Medical Student & Resident Education
The Division of Pediatric Infectious Disease provides educational opportunities for medical students and pediatric residents in addition to our accredited fellowship program.
Pediatric Infectious Diseases is a consultative service, in which we interact with all divisions in the department and assist in the management of children with a variety of underlying medical problems. Most consultations involve hospitalized patients, but there are general infectious disease and HIV/AIDS clinics in which patients are managed. Medical students can elect to work in these clinics under supervision of the fellows and faculty. The elective rotation is open to third- and fourth-year medical students and pediatric residents, the latter being given more autonomy because of their greater clinical experience. Visitors from other medical schools and residency training programs are welcome.
The goals for the elective rotation include:
- Develop differential diagnoses for common pediatric infectious disease problems and learn appropriate management strategies for these diseases.
- Become familiar with appropriate laboratory tests for bacterial, viral, and fungal infections and understand the basis for interpretation of results.
- Learn appropriate antibiotic management for common community-acquired infections in infants and children.
- Develop an understanding of antibiotic usage and resistance in order to understand resistance patterns of clinical relevance.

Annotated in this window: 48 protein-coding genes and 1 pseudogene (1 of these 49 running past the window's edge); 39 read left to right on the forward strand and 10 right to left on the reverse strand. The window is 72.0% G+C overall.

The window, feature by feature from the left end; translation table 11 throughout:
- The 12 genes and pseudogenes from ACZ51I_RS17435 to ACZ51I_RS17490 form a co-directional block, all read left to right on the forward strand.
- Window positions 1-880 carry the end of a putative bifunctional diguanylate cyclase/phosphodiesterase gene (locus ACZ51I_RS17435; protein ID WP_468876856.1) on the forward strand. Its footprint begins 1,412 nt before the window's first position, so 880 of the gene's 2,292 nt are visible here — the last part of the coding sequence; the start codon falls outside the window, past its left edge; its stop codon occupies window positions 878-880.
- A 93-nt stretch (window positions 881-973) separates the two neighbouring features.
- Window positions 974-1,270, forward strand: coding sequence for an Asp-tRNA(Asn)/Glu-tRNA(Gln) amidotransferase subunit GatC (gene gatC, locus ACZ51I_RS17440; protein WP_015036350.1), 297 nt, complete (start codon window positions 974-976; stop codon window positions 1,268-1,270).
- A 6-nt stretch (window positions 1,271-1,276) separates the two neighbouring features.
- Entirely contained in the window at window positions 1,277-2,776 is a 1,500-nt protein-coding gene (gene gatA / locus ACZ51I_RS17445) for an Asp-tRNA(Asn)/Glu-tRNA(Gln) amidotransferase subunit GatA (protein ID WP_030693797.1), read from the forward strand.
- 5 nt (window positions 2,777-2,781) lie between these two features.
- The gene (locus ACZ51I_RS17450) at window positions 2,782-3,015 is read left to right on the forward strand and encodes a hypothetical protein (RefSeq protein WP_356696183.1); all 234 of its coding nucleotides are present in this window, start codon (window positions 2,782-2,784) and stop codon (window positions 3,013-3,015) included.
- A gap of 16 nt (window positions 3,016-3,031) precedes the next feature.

- Develop an appreciation of hospital epidemiology and public health preventive measures in pediatric infectious diseases:
- Principles of routes of transmission and preventive precautions.
- Understanding which diseases must be reported to the County health department.
- Familiarity with websites that may be consulted for the most up-to-date information.
- Immunizations: scientific basis for currently recommended vaccination issues, VAERS, etc.
- Blood/body fluid exposure prevention.
- Case management/discharge planning for patients with infections requiring prolonged courses of antimicrobial therapy.
The student’s or resident’s performance is judged principally by case presentations, interpretation of clinical and laboratory information, and comprehension of the appropriate management and the daily follow-up of cases. Other factors include interest in acquiring new information by reading and discussion, the ability to interact with patients and their families, and with the faculty and fellows. The attending faculty member will discuss performance with each student. The rotator’s assessment of the division’s teaching and patient care activities is determined by completion of an evaluation form by all students and residents at the end of the 4-week rotation.